Units of the 233rd Rifle Division and the neighboring 74th Rifle Division of the 135th Rifle Corps, under the pressure of units of the I SS Panzer Corps, by the evening of 7 March had fallen back to a new position south of Káloz. By this time the 233rd Rifle Division had 62 guns for a defensive front of 7 kilometers, while the 74th Rifle Division had just 35 guns for a defensive front of 14 kilometers. Despite this, the men of these divisions put up ferocious resistance to the Germans; frequently, the German attacks resulted in hand to hand fighting, after which the Soviet elements would pull back to the next line.
On 8 March, units of the 2nd SS Panzer Division Das Reich managed to breach the Soviet defenses between the villages of Sárosd and Aba, having cut the road between them in the vicinity of Hill 159.0. Striving to exploit this success, the Germans launched nine successive attacks. However, having been met by heavy indirect artillery fire, the fire of anti-tank guns, and especially, of the heavy self-propelled artillery firing from ambush positions, they fell back, leaving 24 burned out or disabled tanks and self-propelled guns behind on the battlefield.
West of the Sárviz Canal, the I SS Panzer Corps, attacking on a broad front, forced the units of the 233rd and 74th Rifle Divisions to fall back to the second belt of defenses by the evening of 8 March. The 3rd and 4th Cavalry Divisions also managed to make some headway against the Soviet units at Lake Balaton.
On the night of 8-9 March, the 3rd Ukrainian Front command continued to bring up reserves to the sector between Lake Velence and the Sárviz Canal. By the morning of 9 March, additional artillery, howitzer and mortar brigades, four artillery and mortar regiments, a Katiusha battalion and the 1438th, 1453rd, 1821st and 382nd Guards Self-propelled Artillery Regiments had been deployed to the north, east and south of the sector that had been breached by the enemy. As a result of this, the density of the Soviet artillery surrounding the German breakthrough amounted to 65 guns and mortars per kilometer.
German units continued persistent attacks the entire day of 9 March on the 26th Army’s entire sector of defense and in the sector between Lake Velence and Seregélyes. In the sector held by the 1st Guards Fortified District, Armeegruppe Balck succeeded in advancing along the southern shore of Lake Velence as far as Gárdony before it was finally halted. In the fighting on this axis, Colonel Vlasenko’s 24th Destroyer Anti-tank Artillery Brigade, which was occupying a number of anti-tank areas in the sector of the 1st Guards Fortified District on a front of approximately 10 kilometers, played the largest role. In the course of fighting between 6 and 9 March, Vlasenko’s brigade knocked out or destroyed 39 tanks, self-propelled guns and halftracks, while losing 16 of its guns in return.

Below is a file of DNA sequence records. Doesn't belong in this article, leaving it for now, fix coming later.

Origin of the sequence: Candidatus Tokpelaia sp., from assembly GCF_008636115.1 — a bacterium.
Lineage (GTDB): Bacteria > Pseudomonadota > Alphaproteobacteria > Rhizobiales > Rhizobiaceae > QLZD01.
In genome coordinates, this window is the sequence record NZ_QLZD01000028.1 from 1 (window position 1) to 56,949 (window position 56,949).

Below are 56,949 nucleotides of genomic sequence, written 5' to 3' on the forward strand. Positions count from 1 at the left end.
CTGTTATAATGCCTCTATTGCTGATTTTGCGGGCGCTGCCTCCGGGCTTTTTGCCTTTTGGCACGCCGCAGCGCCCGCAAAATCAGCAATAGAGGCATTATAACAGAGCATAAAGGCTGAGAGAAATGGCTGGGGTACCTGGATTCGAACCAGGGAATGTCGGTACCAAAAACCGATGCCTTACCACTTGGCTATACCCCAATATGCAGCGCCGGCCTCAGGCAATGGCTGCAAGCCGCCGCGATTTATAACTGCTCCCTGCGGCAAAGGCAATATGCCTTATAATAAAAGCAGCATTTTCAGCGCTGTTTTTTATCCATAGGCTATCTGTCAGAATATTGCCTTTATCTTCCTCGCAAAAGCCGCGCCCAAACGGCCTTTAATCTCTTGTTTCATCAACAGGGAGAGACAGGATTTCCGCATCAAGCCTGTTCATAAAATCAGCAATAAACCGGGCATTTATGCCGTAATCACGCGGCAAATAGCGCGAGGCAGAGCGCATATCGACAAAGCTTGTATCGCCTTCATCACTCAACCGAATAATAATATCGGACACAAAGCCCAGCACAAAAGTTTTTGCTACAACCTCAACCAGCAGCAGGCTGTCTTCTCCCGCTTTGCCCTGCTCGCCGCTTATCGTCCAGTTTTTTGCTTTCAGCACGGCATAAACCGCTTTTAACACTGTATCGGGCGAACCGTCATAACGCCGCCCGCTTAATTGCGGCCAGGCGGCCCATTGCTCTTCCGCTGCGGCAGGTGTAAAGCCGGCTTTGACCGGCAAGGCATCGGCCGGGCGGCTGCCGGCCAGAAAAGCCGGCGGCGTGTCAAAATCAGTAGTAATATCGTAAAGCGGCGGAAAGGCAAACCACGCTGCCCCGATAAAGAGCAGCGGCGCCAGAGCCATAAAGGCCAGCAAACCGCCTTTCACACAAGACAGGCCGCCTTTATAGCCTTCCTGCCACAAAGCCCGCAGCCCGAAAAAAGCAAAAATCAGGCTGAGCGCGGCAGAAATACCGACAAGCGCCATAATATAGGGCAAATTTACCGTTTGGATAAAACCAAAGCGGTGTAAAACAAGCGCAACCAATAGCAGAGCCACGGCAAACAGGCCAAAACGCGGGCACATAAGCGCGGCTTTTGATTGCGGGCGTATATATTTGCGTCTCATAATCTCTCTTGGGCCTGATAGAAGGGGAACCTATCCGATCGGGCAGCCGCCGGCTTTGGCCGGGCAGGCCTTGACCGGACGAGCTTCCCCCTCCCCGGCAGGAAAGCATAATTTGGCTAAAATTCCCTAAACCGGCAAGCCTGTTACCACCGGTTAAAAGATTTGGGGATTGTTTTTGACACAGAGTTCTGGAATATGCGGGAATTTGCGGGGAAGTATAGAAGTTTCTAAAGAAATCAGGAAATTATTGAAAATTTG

The II SS Panzer Corps continued its attack toward the southeast. Units of the 9th SS Panzer Division Hohenstaufen launched a concentrated attack in a sector 1.5-kilometers-wide against elements of the 36th Guards Rifle Division, striving to make a breakthrough in the direction of Aba and Sárkeresztúr. However, with the support of massed artillery fire, the Guards division repulsed all the German attacks on this direction. The SS troops also failed to achieve any substantial results in the sector of the 155th Rifle Division, which in the course of the day repelled nine German tank attacks.
In the sector of the 26th Army’s 135th Rifle Corps, units of the I SS Panzer Corps launched an attack on the night of 8-9 March. The main blow struck the positions of the 233rd Rifle Division in the vicinity of Aranyos. The division’s limited amount of artillery was unable to render the needed support to the infantry. The 135th Rifle Corps’ artillery was also not in the condition to conduct effective massed fire on the breakthrough sector at night. As a result, under the cover of the nighttime darkness, the German tanks managed to penetrate the second defensive belt. True, the situation was somewhat eased by the circumstance that the Germans also acted with uncertainty in the nighttime conditions and thus couldn’t take full advantage of the success of their initial attack. Exploiting this, the units of the 233rd and 236th Rifle Divisions began an organized withdrawal to the south.
The command of the 26th Army back on 8 March had decided to reinforce the 135th Rifle Corps, and gave it the 208th Self-propelled Artillery Brigade out of the Front reserve. Such a powerful and mobile formation (63 SU-100 tank destroyers) was able to make a significant impact on the course of combat operations. However, the Soviet command was plainly late with introducing it into the fighting. The brigade received the order to move two of its regiments into ambush positions on the line Nagyherceg – Dég, and in cooperation with the units of the 233rd and 236th Rifle Divisions supported by the 1008th and 1245th Destroyer Anti-tank Artillery Regiments to prevent a breakthrough by enemy tanks and infantry along the western bank of the Sárviz Canal. Meanwhile, the third tank destroyer regiment of the 208th Self-propelled Artillery Brigade remained in the 26th Army reserve in the Szár area.
The brigade’s regiments were slow to move out; the brigade’s commander had no communications with the rifle divisions operating in front of him, and the reconnoitering of the approach route was poor. As a result, the 1068th Self-propelled Artillery Regiment, moving in column along the Cece – Székesfehérvár highway was unexpectedly attacked by the German tanks that had broken through; having rapidly lost 14 of its 21 SU-100 tank destroyers, the regiment hastily fell back to the Sáregres area.
The enemy’s 23rd Panzer Division that was advancing along the highway was stopped north of Sáregres by units of the 11th Guards Cavalry Division. The attempt by hostile tanks to break though the army-level defensive belt and to seize crossings over the Kapos Canal from the march failed.